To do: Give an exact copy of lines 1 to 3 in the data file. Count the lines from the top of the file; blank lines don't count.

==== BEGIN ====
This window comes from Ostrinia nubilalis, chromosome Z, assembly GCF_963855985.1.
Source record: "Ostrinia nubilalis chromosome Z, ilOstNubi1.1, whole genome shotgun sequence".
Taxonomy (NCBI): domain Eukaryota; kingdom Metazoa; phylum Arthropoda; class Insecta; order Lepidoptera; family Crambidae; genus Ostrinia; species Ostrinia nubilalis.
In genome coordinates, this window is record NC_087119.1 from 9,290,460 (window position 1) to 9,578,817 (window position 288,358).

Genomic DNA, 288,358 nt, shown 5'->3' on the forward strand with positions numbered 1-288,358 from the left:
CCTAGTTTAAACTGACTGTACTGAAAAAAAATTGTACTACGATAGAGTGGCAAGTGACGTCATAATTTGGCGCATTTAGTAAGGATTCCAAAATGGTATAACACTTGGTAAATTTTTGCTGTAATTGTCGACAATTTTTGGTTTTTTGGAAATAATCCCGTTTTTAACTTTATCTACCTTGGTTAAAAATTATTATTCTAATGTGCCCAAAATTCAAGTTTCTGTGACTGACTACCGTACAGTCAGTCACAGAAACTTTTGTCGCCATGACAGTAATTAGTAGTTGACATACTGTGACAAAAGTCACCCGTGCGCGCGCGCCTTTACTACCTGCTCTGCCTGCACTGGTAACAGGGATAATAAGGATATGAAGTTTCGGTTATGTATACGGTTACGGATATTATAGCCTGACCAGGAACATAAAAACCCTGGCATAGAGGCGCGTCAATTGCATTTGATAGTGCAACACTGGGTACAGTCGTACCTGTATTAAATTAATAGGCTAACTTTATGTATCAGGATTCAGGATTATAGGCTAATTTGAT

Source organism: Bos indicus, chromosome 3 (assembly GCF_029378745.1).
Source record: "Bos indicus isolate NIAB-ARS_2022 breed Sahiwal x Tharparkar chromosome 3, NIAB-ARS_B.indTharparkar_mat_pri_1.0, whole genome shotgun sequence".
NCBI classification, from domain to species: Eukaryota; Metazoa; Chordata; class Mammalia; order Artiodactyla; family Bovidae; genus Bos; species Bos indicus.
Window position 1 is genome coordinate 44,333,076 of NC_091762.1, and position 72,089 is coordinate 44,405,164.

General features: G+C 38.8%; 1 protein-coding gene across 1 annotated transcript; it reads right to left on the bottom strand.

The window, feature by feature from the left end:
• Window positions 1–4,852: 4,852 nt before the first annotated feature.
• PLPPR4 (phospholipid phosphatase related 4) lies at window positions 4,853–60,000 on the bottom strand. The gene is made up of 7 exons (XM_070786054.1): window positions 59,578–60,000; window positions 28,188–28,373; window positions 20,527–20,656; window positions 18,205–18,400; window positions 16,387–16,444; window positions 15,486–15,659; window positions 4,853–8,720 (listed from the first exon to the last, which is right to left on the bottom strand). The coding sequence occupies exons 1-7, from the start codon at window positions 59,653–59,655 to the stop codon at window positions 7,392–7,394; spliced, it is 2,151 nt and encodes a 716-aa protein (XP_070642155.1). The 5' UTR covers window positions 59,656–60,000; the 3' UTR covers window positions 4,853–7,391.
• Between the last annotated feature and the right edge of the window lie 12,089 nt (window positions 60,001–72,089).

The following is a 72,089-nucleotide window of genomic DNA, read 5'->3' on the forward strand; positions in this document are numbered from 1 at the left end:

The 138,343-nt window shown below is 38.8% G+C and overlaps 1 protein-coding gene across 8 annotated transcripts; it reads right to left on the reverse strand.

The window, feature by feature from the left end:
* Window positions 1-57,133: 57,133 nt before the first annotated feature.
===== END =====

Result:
This window comes from Ostrinia nubilalis, chromosome Z, assembly GCF_963855985.1.
Source record: "Ostrinia nubilalis chromosome Z, ilOstNubi1.1, whole genome shotgun sequence".
Taxonomy (NCBI): domain Eukaryota; kingdom Metazoa; phylum Arthropoda; class Insecta; order Lepidoptera; family Crambidae; genus Ostrinia; species Ostrinia nubilalis.